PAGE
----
Bolhassani, Mohammad1 and Hamid, A. Ahmad2
1 Research fellow, Department of Civil Architectural and Environmental Engineering, Drexel University,Philadelphia, PA, email@example.com.
2 Professor, Department of Civil, Architectural and Environmental Engineering, Drexel University, Philadelphia, PA, firstname.lastname@example.org.
Partially-grouted masonry structures traditionally have been built using single reinforced grouted vertical cells and horizontal bond beams. Special reinforced fully-grouted masonry walls in high
seismic design category have shown acceptable performance. However, this is not the case for ordinary reinforced partially-grouted masonry walls with grout spacing exceeding 4 ft (1.2 m) as
demonstrated by recent experimental studies. One simple proposed method to solve the low shear strength and limited displacement ductility of such walls is to simply fully grout the cells or limit their use to low seismic areas. Each of these two solutions has its own pros and cons as it was found and discussed in the literature. Alternative option proposed in this study is to reinforce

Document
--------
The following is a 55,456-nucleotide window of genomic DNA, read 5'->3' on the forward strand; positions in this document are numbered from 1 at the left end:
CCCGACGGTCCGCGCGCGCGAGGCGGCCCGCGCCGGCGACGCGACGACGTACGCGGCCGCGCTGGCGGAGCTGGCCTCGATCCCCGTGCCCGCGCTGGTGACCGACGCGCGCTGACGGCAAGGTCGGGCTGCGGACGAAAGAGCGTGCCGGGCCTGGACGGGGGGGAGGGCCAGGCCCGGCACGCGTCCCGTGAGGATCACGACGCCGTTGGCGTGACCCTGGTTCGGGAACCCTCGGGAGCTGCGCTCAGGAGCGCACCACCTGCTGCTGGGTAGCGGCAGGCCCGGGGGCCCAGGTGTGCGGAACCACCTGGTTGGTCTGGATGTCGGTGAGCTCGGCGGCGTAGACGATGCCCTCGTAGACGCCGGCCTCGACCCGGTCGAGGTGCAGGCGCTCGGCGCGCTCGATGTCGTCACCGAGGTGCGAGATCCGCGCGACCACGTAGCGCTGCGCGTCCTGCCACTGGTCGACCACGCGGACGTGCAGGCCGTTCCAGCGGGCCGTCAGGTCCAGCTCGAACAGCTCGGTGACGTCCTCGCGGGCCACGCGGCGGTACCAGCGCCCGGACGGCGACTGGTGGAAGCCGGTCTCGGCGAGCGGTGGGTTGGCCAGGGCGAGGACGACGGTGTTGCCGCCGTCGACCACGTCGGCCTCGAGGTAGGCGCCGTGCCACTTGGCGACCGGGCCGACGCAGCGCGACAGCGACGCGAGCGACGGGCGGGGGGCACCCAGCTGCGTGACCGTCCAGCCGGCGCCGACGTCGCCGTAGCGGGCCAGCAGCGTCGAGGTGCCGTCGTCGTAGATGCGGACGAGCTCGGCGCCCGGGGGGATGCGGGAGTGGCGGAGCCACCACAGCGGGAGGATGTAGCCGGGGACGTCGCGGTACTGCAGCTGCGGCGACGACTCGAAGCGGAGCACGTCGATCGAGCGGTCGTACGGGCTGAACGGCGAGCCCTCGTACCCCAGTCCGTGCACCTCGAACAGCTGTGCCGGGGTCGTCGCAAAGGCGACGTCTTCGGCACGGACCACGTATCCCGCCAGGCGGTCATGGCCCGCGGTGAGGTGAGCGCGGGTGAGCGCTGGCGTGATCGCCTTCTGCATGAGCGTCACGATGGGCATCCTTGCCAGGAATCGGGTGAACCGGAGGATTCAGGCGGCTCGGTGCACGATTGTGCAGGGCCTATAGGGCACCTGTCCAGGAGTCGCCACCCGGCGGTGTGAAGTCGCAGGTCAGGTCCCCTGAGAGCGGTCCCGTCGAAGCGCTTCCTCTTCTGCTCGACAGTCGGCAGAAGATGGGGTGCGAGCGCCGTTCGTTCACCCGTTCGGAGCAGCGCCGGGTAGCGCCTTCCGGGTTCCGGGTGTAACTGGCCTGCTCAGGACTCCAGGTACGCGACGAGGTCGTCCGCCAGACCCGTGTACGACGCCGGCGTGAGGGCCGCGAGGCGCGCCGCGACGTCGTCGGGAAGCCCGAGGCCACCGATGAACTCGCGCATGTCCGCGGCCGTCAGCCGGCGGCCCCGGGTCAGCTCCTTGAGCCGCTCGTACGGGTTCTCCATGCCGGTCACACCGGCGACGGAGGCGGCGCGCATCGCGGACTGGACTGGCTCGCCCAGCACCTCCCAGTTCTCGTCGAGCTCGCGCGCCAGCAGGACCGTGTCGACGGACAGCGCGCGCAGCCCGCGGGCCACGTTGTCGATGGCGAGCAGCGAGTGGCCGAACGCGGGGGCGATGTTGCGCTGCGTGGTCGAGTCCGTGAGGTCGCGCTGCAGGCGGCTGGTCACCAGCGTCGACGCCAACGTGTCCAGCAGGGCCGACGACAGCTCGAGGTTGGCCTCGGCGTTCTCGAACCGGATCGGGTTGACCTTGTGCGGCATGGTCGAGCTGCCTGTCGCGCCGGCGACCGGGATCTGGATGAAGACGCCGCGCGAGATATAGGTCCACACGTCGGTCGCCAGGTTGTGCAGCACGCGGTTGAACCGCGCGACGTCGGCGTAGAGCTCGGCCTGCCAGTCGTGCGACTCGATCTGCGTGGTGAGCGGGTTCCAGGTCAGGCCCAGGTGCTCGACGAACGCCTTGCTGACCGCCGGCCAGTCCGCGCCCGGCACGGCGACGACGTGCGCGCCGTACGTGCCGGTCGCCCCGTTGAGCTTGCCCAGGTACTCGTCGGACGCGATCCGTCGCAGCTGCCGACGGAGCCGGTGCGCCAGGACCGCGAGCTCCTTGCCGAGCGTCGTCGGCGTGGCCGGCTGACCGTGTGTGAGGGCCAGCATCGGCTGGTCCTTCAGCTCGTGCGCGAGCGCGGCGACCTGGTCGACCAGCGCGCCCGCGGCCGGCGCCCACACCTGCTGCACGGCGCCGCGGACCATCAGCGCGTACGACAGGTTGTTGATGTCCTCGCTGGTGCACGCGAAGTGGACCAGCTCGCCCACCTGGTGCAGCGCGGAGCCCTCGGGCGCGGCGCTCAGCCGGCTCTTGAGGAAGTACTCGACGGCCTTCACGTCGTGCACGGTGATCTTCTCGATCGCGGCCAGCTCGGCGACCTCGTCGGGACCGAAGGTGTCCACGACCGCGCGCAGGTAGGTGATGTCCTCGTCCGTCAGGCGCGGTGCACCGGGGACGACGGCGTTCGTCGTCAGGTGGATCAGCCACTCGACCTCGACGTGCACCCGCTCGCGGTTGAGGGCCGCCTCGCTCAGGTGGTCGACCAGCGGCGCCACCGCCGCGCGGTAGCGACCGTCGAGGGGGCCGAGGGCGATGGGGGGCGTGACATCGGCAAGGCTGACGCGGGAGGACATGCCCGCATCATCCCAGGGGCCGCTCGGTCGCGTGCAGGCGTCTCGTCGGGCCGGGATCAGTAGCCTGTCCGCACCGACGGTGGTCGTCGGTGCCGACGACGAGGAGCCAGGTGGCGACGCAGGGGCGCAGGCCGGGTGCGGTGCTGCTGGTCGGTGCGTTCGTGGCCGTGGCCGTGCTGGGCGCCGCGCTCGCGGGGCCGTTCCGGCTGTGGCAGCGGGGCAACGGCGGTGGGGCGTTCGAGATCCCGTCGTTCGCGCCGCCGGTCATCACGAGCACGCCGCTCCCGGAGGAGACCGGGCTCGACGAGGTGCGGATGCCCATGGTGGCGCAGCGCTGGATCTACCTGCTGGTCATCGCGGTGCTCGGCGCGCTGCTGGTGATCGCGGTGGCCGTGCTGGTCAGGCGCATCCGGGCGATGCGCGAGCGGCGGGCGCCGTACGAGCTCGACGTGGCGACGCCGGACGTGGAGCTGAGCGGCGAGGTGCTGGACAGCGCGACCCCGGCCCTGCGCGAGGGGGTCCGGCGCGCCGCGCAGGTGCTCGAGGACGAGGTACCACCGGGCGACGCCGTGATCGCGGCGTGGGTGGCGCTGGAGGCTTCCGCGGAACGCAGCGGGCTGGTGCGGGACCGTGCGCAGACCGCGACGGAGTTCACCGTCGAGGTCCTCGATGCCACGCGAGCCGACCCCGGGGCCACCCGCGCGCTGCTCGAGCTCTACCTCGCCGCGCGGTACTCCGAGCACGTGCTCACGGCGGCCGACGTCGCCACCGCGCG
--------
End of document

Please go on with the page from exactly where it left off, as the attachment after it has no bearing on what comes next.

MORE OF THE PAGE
and grout two adjacent vertical cells and two courses of bond beams instead of one using the same amount of steel ratio. Seven full-scale partially-grouted masonry walls were built and tested as part of NSF/NEES project using conventional and proposed reinforcement details. Different parameters such as the effect of axial load, use of joint reinforcement and wall aspect ratio were investigated. Results demonstrated that the proposed new reinforcement detail resulted in a significant improvement of wall shear strength and deformation capacity.